It is not good to have zeal without knowledge, nor to be hasty and miss the way.

Saul had zeal, but he lacked knowledge.  He knew the Law and the Prophets, but he didn’t know the Jesus to which they were pointing.  He was hasty to jump on board with the popular view and he missed the way, literally.  In his zeal against followers of “the Way” he missed the way.  He persecuted followers of Jesus, thinking he was doing God a favor by purifying God’s people, when all along he was going against God, persecuting God’s true chosen people.  And here in our text, Jesus makes him painfully aware of his epic fail.

It is not good to have zeal without knowledge, nor to be hasty and miss the way.

In Saul’s day the popular view among the religious people was that Jesus was a blasphemer, and the religious leaders pressed hard, zealously to stamp out Christianity. Though their view was popular, though all of the well-respected men of the day and teachers of religion taught it, though it was in line with their traditions…it was wrong!

That which is popular, isn’t always right.


Tradition isn’t always right.


And one very valuable lesson we can learn from this fail is that…


We aren’t always right.


Saul learned this principle the hard way.  Can you imagine what must have flashed through his mind in that moment when he thought we was doing the right thing, doing God a favor and found out from Jesus himself that uh uh nope, wrong.  You’ve been zealous for the wrong things.  The Law of Moses and the Temple are on their way out and I, Jesus am here to stay.  Henceforth, true worshippers will worship God in spirit and in truth, in ME.  And you, Saul, have made a serious mistake, a grievous error.  It is not good to have zeal without knowledge.  You have been hasty and missed the way.  Now look what happens.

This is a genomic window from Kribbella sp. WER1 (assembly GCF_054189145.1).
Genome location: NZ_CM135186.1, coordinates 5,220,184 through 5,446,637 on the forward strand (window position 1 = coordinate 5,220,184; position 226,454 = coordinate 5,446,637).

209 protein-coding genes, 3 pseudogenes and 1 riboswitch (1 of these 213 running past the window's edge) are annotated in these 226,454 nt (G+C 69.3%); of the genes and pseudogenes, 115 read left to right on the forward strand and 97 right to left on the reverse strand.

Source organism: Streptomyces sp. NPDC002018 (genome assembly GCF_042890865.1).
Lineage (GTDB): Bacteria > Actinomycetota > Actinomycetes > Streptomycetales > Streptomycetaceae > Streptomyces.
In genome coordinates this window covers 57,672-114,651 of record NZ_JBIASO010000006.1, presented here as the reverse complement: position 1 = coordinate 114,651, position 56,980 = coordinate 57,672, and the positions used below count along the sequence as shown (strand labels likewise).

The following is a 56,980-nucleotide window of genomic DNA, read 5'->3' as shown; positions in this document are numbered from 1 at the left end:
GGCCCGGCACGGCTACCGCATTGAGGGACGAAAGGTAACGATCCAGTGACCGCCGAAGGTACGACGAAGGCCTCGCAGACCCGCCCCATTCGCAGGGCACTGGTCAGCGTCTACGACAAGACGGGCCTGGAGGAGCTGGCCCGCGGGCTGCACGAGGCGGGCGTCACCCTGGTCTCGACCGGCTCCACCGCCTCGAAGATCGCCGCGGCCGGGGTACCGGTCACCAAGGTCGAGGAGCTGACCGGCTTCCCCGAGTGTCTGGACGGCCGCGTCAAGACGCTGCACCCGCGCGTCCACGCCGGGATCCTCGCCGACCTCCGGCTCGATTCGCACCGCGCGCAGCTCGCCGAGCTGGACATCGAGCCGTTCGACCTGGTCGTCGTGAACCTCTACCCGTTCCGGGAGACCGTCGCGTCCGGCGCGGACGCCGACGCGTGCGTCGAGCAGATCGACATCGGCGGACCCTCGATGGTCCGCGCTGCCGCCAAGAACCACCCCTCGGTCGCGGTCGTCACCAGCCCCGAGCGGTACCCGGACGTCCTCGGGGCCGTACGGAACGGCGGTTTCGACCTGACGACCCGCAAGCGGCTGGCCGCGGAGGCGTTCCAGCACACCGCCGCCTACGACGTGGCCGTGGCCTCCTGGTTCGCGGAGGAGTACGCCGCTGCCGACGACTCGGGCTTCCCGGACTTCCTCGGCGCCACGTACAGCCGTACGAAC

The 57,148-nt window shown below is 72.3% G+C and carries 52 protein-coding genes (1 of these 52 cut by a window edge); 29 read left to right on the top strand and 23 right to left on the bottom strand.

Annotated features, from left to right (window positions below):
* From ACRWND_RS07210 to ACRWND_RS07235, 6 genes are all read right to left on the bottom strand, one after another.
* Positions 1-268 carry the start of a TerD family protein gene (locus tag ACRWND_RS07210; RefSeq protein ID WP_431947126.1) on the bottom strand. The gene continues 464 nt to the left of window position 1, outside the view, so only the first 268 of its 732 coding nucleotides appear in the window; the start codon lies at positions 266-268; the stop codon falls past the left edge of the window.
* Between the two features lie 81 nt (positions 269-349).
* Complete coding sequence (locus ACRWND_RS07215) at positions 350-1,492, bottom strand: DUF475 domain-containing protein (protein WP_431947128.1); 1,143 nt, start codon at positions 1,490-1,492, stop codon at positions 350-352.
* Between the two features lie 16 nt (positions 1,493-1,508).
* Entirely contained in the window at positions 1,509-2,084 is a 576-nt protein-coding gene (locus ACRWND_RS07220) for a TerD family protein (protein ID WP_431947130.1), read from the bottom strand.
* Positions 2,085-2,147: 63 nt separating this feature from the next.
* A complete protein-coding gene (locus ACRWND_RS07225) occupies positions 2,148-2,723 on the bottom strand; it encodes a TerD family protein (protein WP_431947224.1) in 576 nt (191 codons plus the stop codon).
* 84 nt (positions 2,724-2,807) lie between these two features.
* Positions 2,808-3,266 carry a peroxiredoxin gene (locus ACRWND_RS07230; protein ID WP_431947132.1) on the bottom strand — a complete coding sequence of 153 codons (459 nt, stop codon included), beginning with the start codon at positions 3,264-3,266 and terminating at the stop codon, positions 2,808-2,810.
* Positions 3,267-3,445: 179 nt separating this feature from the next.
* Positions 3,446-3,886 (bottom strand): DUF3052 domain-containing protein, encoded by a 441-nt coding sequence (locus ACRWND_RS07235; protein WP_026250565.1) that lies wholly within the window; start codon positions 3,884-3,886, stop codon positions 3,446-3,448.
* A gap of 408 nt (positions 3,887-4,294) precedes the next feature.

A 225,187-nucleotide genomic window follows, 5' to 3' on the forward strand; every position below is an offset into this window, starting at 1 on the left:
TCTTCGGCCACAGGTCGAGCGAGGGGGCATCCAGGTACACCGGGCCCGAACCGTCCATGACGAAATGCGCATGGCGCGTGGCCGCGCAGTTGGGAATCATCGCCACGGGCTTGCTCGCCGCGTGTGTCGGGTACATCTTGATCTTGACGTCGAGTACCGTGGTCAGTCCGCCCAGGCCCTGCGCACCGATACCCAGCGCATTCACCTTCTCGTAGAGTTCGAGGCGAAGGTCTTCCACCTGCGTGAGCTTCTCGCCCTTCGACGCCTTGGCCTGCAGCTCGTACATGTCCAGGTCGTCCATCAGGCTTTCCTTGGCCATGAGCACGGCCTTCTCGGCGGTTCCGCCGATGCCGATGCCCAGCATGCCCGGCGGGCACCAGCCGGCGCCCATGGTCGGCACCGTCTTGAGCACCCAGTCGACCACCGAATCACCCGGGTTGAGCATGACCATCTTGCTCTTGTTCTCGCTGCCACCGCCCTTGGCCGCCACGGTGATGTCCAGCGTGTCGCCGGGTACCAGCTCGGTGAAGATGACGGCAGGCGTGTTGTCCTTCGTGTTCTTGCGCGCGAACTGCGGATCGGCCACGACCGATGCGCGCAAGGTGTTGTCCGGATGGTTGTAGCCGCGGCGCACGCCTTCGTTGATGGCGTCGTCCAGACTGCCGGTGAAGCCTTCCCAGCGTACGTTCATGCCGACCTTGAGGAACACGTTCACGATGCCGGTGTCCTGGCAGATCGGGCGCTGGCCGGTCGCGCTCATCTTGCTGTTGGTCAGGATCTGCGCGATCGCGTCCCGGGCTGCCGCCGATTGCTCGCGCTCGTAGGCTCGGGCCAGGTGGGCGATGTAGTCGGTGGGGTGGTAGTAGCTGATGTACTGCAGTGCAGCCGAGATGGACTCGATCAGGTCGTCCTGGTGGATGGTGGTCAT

19b Saul spent several days with the disciples in Damascus. 20 At once he began to preach in the synagogues that Jesus is the Son of God. 21 All those who heard him were astonished and asked, “Isn’t he the man who raised havoc in Jerusalem among those who call on this name? And hasn’t he come here to take them as prisoners to the chief priests?” 22 Yet Saul grew more and more powerful and baffled the Jews living in Damascus by proving that Jesus is the Messiah.

And the rest of the book of Acts is about this Saul of Tarsus, who is now Paul the Apostle, traveling around the Mediterranean rim, preaching the gospel of Jesus, establishing churches, and then writing letters to them, many of which are preserved for us today in the Bible.